Saudi Arabia amends highly criticized anti-terrorism law

[JURIST] Saudi Arabian officials on Saturday proposed amendments to the draft anti-terrorism law that received much criticism from human rights groups. A spokesperson for the Shura Council confirmed [Reuters report] that the draft of the Penal Law for Terrorism Crimes and Financing of Terrorism [text, in Arabic] was discussed during a session of the council in which changes to make the law less severe were proposed. The amended version of the law would criminalize taking up arms against the king or crown prince as opposed to the original version, which made questioning the king or crown prince a crime, carrying a minimum prison sentence of 10 years. The council seeks to amend the draft further before sending it to the king for approval. However, the changes may be overridden, given the council's limited powers. Amnesty International (AI) [advocacy website] revealed [JURIST report] the draft law and criticized it in a press release, contending that the legislation's definition of "terrorist crimes" is overly broad and would allow authorities to prosecute protestors for a wide range of conduct. AI also claimed that the draft law conflicts with international human rights treatises such as the UN Convention Against Torture (CAT) [text].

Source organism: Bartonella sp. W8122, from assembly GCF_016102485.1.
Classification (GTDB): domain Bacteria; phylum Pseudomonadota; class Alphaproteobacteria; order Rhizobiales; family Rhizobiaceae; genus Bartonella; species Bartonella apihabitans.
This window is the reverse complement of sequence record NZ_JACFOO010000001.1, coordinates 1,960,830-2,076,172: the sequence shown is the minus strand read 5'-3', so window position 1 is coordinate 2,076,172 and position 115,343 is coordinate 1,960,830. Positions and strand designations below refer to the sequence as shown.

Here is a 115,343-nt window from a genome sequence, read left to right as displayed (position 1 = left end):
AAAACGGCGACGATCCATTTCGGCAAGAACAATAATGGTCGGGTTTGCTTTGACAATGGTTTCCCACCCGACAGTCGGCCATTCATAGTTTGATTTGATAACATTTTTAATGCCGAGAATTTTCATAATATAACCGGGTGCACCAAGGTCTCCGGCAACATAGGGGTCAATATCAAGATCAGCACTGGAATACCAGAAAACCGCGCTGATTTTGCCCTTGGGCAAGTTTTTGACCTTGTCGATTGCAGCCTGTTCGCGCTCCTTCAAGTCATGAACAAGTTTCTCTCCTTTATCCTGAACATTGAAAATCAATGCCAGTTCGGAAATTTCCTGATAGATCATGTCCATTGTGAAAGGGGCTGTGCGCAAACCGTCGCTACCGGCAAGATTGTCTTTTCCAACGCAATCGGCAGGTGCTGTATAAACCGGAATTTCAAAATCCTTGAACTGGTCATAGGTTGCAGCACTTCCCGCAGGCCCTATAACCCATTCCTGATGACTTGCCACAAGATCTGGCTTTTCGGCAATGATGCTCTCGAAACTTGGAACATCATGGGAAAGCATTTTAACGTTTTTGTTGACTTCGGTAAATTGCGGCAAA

The proposed law comes in response to recent civil unrest in Saudi Arabia and other Middle Eastern and North African nations, but this is not the first time Saudi Arabia has been criticized for rigid counterterrorism practices. Human Rights Watch (HRW) [advocacy website] reported [text, PDF] in 2009 that Saudi Arabia was illegally detaining thousands [press release] under the auspices of combating terrorism. The report echoed another AI report [text; JURIST report] which claimed that Saudi Arabian officials were allegedly using anti-terrorism measures as an excuse to secretly detain, imprison, torture and even kill thousands of people. In February 2009, the US Department of State released its 2008 Report on Human Rights Practices for Saudi Arabia [text; JURIST report], in which it identified several significant human rights issues, including denial of public trials and lack of due process in the judicial system, detention of political prisoners, incommunicado detention and lack of government transparency. Saudi Interior Minister Prince Nayef bin Abdul-Aziz [official website, in Arabic] announced in October 2008 that the kingdom had indicted 991 [Reuters report] suspected al Qaeda members. HRW sought access [HRW request] to the trials in an attempt to ensure compliance with international standards, but was denied.

 

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